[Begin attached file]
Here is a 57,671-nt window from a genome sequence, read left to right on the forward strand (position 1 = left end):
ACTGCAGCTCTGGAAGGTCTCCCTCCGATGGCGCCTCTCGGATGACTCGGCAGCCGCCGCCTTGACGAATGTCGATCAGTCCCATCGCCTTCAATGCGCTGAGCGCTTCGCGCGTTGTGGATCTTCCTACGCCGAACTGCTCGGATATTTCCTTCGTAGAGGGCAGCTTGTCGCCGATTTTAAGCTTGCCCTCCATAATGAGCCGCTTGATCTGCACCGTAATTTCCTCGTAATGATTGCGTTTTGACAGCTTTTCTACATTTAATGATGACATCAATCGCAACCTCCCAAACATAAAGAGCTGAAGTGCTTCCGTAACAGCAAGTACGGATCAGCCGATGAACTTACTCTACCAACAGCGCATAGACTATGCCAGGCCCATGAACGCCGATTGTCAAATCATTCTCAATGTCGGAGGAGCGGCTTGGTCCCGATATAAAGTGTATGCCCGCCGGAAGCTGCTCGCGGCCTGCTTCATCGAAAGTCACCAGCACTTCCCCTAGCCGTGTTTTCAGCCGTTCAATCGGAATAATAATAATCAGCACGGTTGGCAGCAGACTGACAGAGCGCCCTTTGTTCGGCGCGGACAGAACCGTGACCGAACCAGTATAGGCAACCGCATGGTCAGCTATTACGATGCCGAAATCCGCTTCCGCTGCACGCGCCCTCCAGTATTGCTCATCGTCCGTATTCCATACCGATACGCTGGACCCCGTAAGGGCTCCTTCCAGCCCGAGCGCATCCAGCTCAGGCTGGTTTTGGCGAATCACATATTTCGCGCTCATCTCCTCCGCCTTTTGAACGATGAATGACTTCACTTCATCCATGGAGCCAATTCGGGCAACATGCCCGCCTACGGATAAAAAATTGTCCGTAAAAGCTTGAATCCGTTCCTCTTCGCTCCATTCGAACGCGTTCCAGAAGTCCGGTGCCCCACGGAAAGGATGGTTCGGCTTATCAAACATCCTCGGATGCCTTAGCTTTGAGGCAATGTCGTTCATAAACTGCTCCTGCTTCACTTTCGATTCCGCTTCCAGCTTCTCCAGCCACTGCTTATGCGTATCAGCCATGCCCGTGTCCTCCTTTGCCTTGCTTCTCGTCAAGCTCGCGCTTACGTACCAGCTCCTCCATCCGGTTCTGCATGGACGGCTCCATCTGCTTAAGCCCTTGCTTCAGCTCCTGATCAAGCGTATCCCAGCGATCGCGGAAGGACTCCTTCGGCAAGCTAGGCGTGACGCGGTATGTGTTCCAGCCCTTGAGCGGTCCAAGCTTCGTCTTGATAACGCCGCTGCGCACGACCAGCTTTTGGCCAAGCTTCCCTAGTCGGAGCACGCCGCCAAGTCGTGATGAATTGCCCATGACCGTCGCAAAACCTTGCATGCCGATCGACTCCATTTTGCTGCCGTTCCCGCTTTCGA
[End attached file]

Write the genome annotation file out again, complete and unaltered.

Here is a 57,671-nt window from a genome sequence, read left to right on the forward strand (position 1 = left end):
ACTGCAGCTCTGGAAGGTCTCCCTCCGATGGCGCCTCTCGGATGACTCGGCAGCCGCCGCCTTGACGAATGTCGATCAGTCCCATCGCCTTCAATGCGCTGAGCGCTTCGCGCGTTGTGGATCTTCCTACGCCGAACTGCTCGGATATTTCCTTCGTAGAGGGCAGCTTGTCGCCGATTTTAAGCTTGCCCTCCATAATGAGCCGCTTGATCTGCACCGTAATTTCCTCGTAATGATTGCGTTTTGACAGCTTTTCTACATTTAATGATGACATCAATCGCAACCTCCCAAACATAAAGAGCTGAAGTGCTTCCGTAACAGCAAGTACGGATCAGCCGATGAACTTACTCTACCAACAGCGCATAGACTATGCCAGGCCCATGAACGCCGATTGTCAAATCATTCTCAATGTCGGAGGAGCGGCTTGGTCCCGATATAAAGTGTATGCCCGCCGGAAGCTGCTCGCGGCCTGCTTCATCGAAAGTCACCAGCACTTCCCCTAGCCGTGTTTTCAGCCGTTCAATCGGAATAATAATAATCAGCACGGTTGGCAGCAGACTGACAGAGCGCCCTTTGTTCGGCGCGGACAGAACCGTGACCGAACCAGTATAGGCAACCGCATGGTCAGCTATTACGATGCCGAAATCCGCTTCCGCTGCACGCGCCCTCCAGTATTGCTCATCGTCCGTATTCCATACCGATACGCTGGACCCCGTAAGGGCTCCTTCCAGCCCGAGCGCATCCAGCTCAGGCTGGTTTTGGCGAATCACATATTTCGCGCTCATCTCCTCCGCCTTTTGAACGATGAATGACTTCACTTCATCCATGGAGCCAATTCGGGCAACATGCCCGCCTACGGATAAAAAATTGTCCGTAAAAGCTTGAATCCGTTCCTCTTCGCTCCATTCGAACGCGTTCCAGAAGTCCGGTGCCCCACGGAAAGGATGGTTCGGCTTATCAAACATCCTCGGATGCCTTAGCTTTGAGGCAATGTCGTTCATAAACTGCTCCTGCTTCACTTTCGATTCCGCTTCCAGCTTCTCCAGCCACTGCTTATGCGTATCAGCCATGCCCGTGTCCTCCTTTGCCTTGCTTCTCGTCAAGCTCGCGCTTACGTACCAGCTCCTCCATCCGGTTCTGCATGGACGGCTCCATCTGCTTAAGCCCTTGCTTCAGCTCCTGATCAAGCGTATCCCAGCGATCGCGGAAGGACTCCTTCGGCAAGCTAGGCGTGACGCGGTATGTGTTCCAGCCCTTGAGCGGTCCAAGCTTCGTCTTGATAACGCCGCTGCGCACGACCAGCTTTTGGCCAAGCTTCCCTAGTCGGAGCACGCCGCCAAGTCGTGATGAATTGCCCATGACCGTCGCAAAACCTTGCATGCCGATCGACTCCATTTTGCTGCCGTTCCCGCTTTCGA